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M.R. Asks 3 Questions: Bobby Balachandran, Founder & CEO, Exterro

By March 25, 2022Article

Bobby founded Exterro with the conviction that the legal industry was rife with opportunities for process improvements that could be driven from lessons learned in other industries.

Today, Bobby fulfills Exterro’s founding principles by leading the company in building a comprehensive platform for global corporations and governmental agencies to mitigate risks, control costs, and have complete end to end visibility into their legal governance, risk and compliance processes.

M.R. Rangaswami: What are the key challenges facing corporate General Counsel or Chief Legal Officers that’s driving them to consider Exterro solutions?

Bobby Balachandran: The role of the GC or CLO has greatly evolved and expanded over the past 10-15 years due to a number of macro trends. First is the constant introduction of new laws and regulations to which an organization must comply. Significant among these over the past seven to eight years has been related to the increased scrutiny on privacy with laws such as the GDPR in Europe, or the various state laws like the CPRA in California here in the United States. Third is the relentless threat of cyber-attack or breach, and the fourth is the rise of legal operations, due to a sharp focus from the C-Suite on improving the efficiency and productivity of the legal department.

All of these greater trends have combined to create new business challenges that no longer can be addressed by a single organizational department, like Privacy, Compliance, Legal Operations, Security etc.

Let me give you an example:

Laws like the GDPR or CPRA allow an individual to request to know what data you have stored on them, how you’re using it, how long you plan to store it and even ask that you delete it. If the requester is a current or former employee, not only do you need to ensure you have the workflow to ensure the request is handled by the appropriate group, but the person or group responsible for the data must be able to quickly locate it, collect it, review it, redact any personal information not related to the requester and then securely deliver this information to the requestor.

You can see how this request quickly crosses conventional divisions and responsibilities—it’s not just someone in your Privacy department’s responsibility – he or she will need to work with someone with expertise in e-discovery at a minimum. And if that data subject submits a request for data deletion, things get even more complex, because before deleting anything, you must first confirm that the information can legally be deleted. It can’t be subject to retention requirements imposed by regulatory compliance obligations or a legal hold.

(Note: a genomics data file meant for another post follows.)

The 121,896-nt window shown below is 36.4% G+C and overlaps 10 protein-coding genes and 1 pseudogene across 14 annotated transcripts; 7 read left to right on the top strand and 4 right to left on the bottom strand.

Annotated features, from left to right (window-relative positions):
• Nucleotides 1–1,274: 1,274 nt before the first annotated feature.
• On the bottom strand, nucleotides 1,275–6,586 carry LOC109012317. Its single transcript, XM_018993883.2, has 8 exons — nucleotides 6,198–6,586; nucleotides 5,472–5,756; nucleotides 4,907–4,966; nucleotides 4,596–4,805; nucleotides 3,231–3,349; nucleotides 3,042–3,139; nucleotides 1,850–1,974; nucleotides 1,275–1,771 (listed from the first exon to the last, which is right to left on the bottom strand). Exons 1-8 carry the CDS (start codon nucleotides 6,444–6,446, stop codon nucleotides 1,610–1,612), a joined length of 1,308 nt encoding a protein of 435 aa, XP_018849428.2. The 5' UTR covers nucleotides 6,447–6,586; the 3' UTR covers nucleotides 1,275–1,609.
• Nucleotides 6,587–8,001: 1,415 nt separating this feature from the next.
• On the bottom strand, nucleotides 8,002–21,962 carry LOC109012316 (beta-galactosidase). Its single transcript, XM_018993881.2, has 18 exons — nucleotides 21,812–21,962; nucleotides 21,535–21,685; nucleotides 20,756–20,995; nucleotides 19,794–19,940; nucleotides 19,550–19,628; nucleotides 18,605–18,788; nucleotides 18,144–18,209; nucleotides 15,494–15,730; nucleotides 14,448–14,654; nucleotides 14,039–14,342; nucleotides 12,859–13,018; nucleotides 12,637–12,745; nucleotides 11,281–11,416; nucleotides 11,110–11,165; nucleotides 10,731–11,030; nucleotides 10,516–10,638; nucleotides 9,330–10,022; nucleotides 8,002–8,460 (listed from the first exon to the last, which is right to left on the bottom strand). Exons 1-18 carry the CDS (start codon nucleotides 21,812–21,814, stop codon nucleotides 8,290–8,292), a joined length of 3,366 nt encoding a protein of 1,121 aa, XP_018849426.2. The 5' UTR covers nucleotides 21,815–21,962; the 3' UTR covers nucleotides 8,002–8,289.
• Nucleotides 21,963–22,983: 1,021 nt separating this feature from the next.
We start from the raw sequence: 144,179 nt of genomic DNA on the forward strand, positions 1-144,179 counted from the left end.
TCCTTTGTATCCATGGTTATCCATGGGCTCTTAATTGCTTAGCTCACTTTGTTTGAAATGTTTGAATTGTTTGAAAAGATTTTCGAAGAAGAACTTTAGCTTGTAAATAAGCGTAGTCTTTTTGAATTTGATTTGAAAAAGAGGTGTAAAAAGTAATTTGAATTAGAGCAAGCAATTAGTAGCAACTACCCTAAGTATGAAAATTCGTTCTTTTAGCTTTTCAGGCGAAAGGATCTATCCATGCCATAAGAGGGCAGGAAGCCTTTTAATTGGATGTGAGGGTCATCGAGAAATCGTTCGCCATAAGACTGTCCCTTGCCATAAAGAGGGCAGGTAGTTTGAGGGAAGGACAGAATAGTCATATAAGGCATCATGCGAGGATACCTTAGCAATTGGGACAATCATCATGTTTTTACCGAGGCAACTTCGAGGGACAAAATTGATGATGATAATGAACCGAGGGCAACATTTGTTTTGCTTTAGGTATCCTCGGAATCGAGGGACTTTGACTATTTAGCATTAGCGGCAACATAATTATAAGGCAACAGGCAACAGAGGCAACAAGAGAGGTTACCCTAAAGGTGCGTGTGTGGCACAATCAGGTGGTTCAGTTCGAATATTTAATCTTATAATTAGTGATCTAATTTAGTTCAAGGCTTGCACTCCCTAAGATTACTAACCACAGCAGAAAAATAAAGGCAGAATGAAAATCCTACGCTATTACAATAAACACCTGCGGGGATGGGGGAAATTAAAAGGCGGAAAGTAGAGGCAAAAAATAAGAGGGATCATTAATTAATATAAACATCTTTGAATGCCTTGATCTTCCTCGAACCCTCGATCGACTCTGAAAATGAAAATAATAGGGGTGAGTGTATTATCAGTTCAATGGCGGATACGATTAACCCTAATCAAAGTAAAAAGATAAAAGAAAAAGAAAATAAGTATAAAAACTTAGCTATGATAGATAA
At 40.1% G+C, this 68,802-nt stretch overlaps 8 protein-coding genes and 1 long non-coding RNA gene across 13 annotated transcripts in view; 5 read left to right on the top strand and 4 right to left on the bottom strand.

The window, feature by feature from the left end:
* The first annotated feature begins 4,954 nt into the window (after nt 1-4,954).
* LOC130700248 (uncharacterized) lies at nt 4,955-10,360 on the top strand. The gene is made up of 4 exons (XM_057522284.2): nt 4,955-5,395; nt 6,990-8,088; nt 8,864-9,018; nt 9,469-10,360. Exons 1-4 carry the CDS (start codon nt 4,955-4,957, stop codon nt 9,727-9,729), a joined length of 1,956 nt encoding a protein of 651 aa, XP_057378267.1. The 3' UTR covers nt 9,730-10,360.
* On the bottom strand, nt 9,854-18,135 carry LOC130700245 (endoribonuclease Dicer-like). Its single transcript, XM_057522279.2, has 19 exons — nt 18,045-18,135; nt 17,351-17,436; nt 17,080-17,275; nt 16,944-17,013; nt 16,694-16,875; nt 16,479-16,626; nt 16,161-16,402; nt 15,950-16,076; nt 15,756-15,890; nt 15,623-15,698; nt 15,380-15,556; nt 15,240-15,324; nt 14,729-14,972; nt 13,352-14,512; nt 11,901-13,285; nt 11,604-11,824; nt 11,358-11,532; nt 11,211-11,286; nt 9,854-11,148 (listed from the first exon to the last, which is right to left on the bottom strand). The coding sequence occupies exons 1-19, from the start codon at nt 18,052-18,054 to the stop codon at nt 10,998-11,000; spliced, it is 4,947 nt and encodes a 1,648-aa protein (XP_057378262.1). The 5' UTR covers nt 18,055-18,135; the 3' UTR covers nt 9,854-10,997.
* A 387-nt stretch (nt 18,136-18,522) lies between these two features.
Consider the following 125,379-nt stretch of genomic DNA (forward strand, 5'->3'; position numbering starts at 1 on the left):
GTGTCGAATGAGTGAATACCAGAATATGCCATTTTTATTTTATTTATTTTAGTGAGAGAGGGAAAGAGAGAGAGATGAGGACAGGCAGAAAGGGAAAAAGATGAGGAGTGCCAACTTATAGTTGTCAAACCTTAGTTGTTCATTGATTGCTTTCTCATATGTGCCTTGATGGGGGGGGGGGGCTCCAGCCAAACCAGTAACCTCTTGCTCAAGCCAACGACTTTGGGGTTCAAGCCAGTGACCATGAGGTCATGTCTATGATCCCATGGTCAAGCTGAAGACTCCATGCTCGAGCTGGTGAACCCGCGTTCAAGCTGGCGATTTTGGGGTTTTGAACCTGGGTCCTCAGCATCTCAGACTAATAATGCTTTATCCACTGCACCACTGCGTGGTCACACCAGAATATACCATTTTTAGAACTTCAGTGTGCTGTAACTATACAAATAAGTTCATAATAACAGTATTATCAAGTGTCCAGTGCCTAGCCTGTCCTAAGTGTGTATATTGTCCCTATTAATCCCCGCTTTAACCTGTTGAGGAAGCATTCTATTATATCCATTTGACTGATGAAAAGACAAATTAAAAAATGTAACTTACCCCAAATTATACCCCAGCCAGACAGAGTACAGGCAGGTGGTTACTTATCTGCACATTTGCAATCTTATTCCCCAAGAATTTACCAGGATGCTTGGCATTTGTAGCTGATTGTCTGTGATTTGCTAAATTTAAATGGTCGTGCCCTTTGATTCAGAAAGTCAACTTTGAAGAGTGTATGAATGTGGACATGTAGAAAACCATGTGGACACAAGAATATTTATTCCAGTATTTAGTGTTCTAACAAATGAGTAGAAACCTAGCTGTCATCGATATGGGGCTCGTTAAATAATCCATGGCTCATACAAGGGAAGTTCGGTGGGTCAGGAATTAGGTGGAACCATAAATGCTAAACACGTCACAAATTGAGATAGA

As a result, you have solid or very strongly dotted reporting lines for privacy, compliance, legal operations, litigation support and even incident response into the GC/CLO. And this is forcing a new way to think about both how to organize across these different areas for optimal performance, but also how to apply technology to solve some pretty challenging business processes.

M.R. So how should a GC or CLO think about solving these challenges?

Bobby: We strongly believe it all starts with data. All of us have heard that data is the “new oil” and while it might sound trite, there is truth to the statement. How organizations collect, store, use, manage, protect and ultimately delete data largely determines how successful they can be.
But it’s not easy. The amount of data is huge and it’s growing exponentially. So, while there can be significant competitive advantages realized if you optimize your use of data, it is a double-edged sword, with significant downside risk as well.

Think of the impact that a serious data breach can have, the loss of a “bet your company” legal dispute, or the public perception you don’t treat personally sensitive data appropriately.
This is a massive problem for organizations of all kinds – private enterprise, government, education – no one is immune to the risks data poses.

But this is where Exterro helps. Our platform enables clients to understand what data they have, where it is located, what regulations apply to it, what third parties have access to it, and most importantly, respond quickly to requests for that data. A request could be e-discovery necessary for litigation, collecting evidence for an internal investigation, responding to a data subject access request, or fulfilling reporting obligations to data authorities after an incident or breach is identified, or any number of other business processes that are the responsibility of the legal department.

M.R. While that’s a broad set of capabilities, it’s not all that Exterro does, though, is it?

Bobby: No, and I’m glad you asked me that. I mentioned how Exterro can help with internal investigations or incident response earlier, and that’s due to our portfolio of FTK® digital forensic products. And while the use cases I mentioned previously are those that address corporate challenges, the largest market segment for forensic investigation solutions is law enforcement, which includes very large agencies in the federal government charged with protecting citizens as well as your local police department.

Our software is helping to stop crimes against children, human trafficking, terrorist plots, illegal drug smuggling, murders, and so forth. I’m extremely proud of the software platform our team has built, and the enviable list of Fortune 500 and Global 2000 customers who use our solutions, but it is a very different feeling – both humbling and gratifying – to know that we truly are helping to make the world a safer place.

M.R. Rangaswami is the Co-Founder of